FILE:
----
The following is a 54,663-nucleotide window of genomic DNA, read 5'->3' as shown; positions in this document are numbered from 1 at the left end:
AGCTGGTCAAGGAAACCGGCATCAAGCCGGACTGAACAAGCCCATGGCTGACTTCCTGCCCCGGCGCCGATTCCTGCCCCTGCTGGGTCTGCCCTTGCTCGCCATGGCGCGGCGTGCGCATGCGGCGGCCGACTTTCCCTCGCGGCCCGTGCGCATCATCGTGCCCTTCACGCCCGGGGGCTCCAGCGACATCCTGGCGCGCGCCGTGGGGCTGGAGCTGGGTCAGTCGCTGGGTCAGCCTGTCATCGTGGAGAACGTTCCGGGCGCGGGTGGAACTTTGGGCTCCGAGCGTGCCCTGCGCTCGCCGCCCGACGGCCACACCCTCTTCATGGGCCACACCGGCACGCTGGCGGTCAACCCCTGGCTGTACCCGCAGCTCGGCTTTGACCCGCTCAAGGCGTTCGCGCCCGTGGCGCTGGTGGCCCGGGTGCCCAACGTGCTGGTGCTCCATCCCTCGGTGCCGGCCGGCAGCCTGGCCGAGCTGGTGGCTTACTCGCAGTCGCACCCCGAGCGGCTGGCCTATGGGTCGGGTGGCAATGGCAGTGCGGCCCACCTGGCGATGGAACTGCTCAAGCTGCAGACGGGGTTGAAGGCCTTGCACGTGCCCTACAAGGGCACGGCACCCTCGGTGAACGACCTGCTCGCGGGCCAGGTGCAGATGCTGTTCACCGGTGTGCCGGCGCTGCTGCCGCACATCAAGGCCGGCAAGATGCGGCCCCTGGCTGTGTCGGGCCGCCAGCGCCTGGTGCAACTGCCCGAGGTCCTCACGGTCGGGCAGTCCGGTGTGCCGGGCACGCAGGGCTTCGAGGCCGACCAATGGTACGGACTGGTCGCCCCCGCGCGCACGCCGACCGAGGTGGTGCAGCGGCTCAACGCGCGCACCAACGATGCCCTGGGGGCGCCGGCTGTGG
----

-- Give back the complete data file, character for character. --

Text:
The following is a 54,663-nucleotide window of genomic DNA, read 5'->3' as shown; positions in this document are numbered from 1 at the left end:
AGCTGGTCAAGGAAACCGGCATCAAGCCGGACTGAACAAGCCCATGGCTGACTTCCTGCCCCGGCGCCGATTCCTGCCCCTGCTGGGTCTGCCCTTGCTCGCCATGGCGCGGCGTGCGCATGCGGCGGCCGACTTTCCCTCGCGGCCCGTGCGCATCATCGTGCCCTTCACGCCCGGGGGCTCCAGCGACATCCTGGCGCGCGCCGTGGGGCTGGAGCTGGGTCAGTCGCTGGGTCAGCCTGTCATCGTGGAGAACGTTCCGGGCGCGGGTGGAACTTTGGGCTCCGAGCGTGCCCTGCGCTCGCCGCCCGACGGCCACACCCTCTTCATGGGCCACACCGGCACGCTGGCGGTCAACCCCTGGCTGTACCCGCAGCTCGGCTTTGACCCGCTCAAGGCGTTCGCGCCCGTGGCGCTGGTGGCCCGGGTGCCCAACGTGCTGGTGCTCCATCCCTCGGTGCCGGCCGGCAGCCTGGCCGAGCTGGTGGCTTACTCGCAGTCGCACCCCGAGCGGCTGGCCTATGGGTCGGGTGGCAATGGCAGTGCGGCCCACCTGGCGATGGAACTGCTCAAGCTGCAGACGGGGTTGAAGGCCTTGCACGTGCCCTACAAGGGCACGGCACCCTCGGTGAACGACCTGCTCGCGGGCCAGGTGCAGATGCTGTTCACCGGTGTGCCGGCGCTGCTGCCGCACATCAAGGCCGGCAAGATGCGGCCCCTGGCTGTGTCGGGCCGCCAGCGCCTGGTGCAACTGCCCGAGGTCCTCACGGTCGGGCAGTCCGGTGTGCCGGGCACGCAGGGCTTCGAGGCCGACCAATGGTACGGACTGGTCGCCCCCGCGCGCACGCCGACCGAGGTGGTGCAGCGGCTCAACGCGCGCACCAACGATGCCCTGGGGGCGCCGGCTGTGG